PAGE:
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Is there a way to delete all the records from an NSManagedObjectContext?

I'm using the following code to insert data:

NSManagedObjectContext * context = [[NSApp delegate] managedObjectContext];
NSManagedObject        * basket  = nil;

basket = [NSEntityDescription insertNewObjectForEntityForName:@"ShoppingBasket"
                                       inManagedObjectContext: context];  
[basket setValue:[firstSelectedObject valueForKey:@"accessoryID"]
          forKey: @"accessoryID"];

How do I delete all the records? I want something that's like the "remove:" function, but to remove everything.

share|improve this question
up vote 37 down vote accepted

To delete all instances of a given entity (we'll use your ShoppingBasket), you can simply fetch all baskets then delete them. It's just a few lines of code:

NSManagedObjectContext * context = [self managedObjectContext];
NSFetchRequest * fetch = [[[NSFetchRequest alloc] init] autorelease];
[fetch setEntity:[NSEntityDescription entityForName:@"ShoppingBasket" inManagedObjectContext:context]];
NSArray * result = [context executeFetchRequest:fetch error:nil];
for (id basket in result)
    [context deleteObject:basket];

The alternative in a non-document-based app is to shut down your connection to the data store, delete the actual file, then reconnect (the template code that comes with a standard Core Data project will automatically create the file if it's absent). You then have a brand new, empty store.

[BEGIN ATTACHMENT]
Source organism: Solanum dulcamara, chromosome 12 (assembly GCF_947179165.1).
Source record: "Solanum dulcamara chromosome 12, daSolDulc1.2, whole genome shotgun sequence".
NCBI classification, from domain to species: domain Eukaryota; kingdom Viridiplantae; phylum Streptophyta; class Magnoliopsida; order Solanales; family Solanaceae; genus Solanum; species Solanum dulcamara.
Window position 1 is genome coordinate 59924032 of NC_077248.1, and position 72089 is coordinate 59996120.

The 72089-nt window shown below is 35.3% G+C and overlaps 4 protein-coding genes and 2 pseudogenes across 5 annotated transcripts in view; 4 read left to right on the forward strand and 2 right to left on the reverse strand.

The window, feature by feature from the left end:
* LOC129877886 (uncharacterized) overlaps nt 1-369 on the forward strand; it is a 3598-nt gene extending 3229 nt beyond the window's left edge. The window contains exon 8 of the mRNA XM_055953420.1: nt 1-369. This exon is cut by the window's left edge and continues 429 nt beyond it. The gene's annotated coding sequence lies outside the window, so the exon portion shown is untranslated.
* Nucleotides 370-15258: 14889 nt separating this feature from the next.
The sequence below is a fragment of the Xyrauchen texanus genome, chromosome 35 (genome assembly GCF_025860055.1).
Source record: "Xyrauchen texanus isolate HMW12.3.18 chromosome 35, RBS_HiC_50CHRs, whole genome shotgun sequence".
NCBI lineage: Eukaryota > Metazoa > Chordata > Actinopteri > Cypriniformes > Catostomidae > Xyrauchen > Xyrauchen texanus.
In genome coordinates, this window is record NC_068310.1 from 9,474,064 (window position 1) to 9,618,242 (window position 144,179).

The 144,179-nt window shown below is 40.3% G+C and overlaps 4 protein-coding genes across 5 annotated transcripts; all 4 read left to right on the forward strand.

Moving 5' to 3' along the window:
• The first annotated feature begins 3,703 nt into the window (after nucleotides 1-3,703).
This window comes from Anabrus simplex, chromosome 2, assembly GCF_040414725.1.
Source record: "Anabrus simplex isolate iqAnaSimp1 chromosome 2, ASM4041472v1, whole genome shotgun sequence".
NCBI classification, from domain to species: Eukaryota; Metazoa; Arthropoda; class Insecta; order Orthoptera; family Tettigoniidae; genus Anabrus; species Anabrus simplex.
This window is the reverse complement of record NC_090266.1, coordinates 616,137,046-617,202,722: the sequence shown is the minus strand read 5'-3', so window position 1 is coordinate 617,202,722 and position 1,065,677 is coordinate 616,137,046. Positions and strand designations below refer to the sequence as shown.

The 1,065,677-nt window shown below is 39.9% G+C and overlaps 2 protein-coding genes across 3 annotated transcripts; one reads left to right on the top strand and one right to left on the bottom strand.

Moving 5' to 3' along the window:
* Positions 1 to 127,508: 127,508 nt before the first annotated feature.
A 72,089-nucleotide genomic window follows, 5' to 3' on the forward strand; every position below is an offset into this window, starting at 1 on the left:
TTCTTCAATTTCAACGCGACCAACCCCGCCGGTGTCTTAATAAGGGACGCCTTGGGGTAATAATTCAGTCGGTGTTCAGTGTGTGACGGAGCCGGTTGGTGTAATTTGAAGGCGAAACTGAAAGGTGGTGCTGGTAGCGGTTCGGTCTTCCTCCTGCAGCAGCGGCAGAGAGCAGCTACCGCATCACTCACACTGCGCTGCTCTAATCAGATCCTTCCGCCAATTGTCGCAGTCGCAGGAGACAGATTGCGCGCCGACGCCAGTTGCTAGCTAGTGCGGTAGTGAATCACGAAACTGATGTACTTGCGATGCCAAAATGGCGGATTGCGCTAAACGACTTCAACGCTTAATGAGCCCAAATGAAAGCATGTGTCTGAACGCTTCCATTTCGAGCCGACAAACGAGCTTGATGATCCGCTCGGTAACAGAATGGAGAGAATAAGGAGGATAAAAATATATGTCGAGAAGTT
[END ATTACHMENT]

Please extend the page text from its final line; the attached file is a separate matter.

Note, the code example ignores any possible error. Don't do that. :-)

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There isn't a 1 code line solution ? i.e. Flush Context, or empty context, or deleteAll – Patrick May 11 '11 at 12:33
Nope. No convenient "DROP DATABASE;" stand-in. – Joshua Nozzi May 11 '11 at 13:16
Yes there is, see my reply below. Deletes the database and let's you re-create it. – runmad May 1 '12 at 18:18
Please read my actual post. I specifically stated you could do the same thing you're mentioning in your answer, but this does not work for document based apps on OS X. Since the OP said cocoa and not Cocoa Touch or iOS, my answer was appropriate. – Joshua Nozzi May 1 '12 at 18:39

A much quicker way would be to just remove store entirely. This way you're not wasting any time fetching objects, or enumerating through them as the other answer does.

NSError *error;
NSURL *applicationDocumentsDirectory = [[[NSFileManager defaultManager] URLsForDirectory:NSDocumentDirectory inDomains:NSUserDomainMask] lastObject];
NSURL *storeURL = [applicationDocumentsDirectory URLByAppendingPathComponent:@"MyCDStore.sqlite"];
[[NSFileManager defaultManager] removeItemAtPath:storeURL.path error:&error];

Don't forget to re-create it after you have deleted it.

share|improve this answer
Is this method safe to use ? Can we assume that the core data will always be saved with this name, this location always? – msk Apr 2 '12 at 13:49
Yes, if you're using the same managed object context to re-create it. – runmad Apr 12 '12 at 16:21
This assumes iOS and neglects problems with OS X document-based data stores. You can't just whack a user's document like this. – Joshua Nozzi May 1 '12 at 18:40
Joshua Nozzi couldn't explain it better why your response is not good – Danut Pralea May 21 '12 at 19:48
How would I go about re-creating it? – Alex Godbehere Jul 21 '12 at 23:36

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